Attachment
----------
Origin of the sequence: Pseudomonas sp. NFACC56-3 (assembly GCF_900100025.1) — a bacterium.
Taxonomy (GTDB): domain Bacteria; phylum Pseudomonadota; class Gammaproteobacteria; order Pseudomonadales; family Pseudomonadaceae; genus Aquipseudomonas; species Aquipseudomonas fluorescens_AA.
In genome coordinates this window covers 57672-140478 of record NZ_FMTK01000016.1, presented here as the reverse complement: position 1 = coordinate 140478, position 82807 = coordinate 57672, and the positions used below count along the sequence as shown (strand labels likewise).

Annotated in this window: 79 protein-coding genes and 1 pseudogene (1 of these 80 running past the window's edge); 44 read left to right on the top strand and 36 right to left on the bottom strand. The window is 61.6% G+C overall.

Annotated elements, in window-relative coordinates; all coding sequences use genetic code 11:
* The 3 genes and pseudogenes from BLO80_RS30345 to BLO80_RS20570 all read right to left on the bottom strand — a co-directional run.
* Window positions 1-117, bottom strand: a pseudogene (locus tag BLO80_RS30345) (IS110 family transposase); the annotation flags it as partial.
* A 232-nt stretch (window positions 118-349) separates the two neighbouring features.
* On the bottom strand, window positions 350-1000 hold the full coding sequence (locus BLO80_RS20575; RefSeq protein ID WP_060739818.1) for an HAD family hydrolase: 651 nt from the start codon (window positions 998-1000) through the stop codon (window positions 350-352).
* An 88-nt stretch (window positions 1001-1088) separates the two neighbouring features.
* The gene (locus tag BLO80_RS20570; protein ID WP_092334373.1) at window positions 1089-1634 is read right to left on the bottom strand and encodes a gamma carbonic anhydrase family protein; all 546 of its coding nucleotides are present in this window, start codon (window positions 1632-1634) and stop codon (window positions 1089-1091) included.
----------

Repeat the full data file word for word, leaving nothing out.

Origin of the sequence: Pseudomonas sp. NFACC56-3 (assembly GCF_900100025.1) — a bacterium.
Taxonomy (GTDB): domain Bacteria; phylum Pseudomonadota; class Gammaproteobacteria; order Pseudomonadales; family Pseudomonadaceae; genus Aquipseudomonas; species Aquipseudomonas fluorescens_AA.
In genome coordinates this window covers 57672-140478 of record NZ_FMTK01000016.1, presented here as the reverse complement: position 1 = coordinate 140478, position 82807 = coordinate 57672, and the positions used below count along the sequence as shown (strand labels likewise).

Annotated in this window: 79 protein-coding genes and 1 pseudogene (1 of these 80 running past the window's edge); 44 read left to right on the top strand and 36 right to left on the bottom strand. The window is 61.6% G+C overall.

Annotated elements, in window-relative coordinates; all coding sequences use genetic code 11:
* The 3 genes and pseudogenes from BLO80_RS30345 to BLO80_RS20570 all read right to left on the bottom strand — a co-directional run.
* Window positions 1-117, bottom strand: a pseudogene (locus tag BLO80_RS30345) (IS110 family transposase); the annotation flags it as partial.
* A 232-nt stretch (window positions 118-349) separates the two neighbouring features.
* On the bottom strand, window positions 350-1000 hold the full coding sequence (locus BLO80_RS20575; RefSeq protein ID WP_060739818.1) for an HAD family hydrolase: 651 nt from the start codon (window positions 998-1000) through the stop codon (window positions 350-352).
* An 88-nt stretch (window positions 1001-1088) separates the two neighbouring features.
* The gene (locus tag BLO80_RS20570; protein ID WP_092334373.1) at window positions 1089-1634 is read right to left on the bottom strand and encodes a gamma carbonic anhydrase family protein; all 546 of its coding nucleotides are present in this window, start codon (window positions 1632-1634) and stop codon (window positions 1089-1091) included.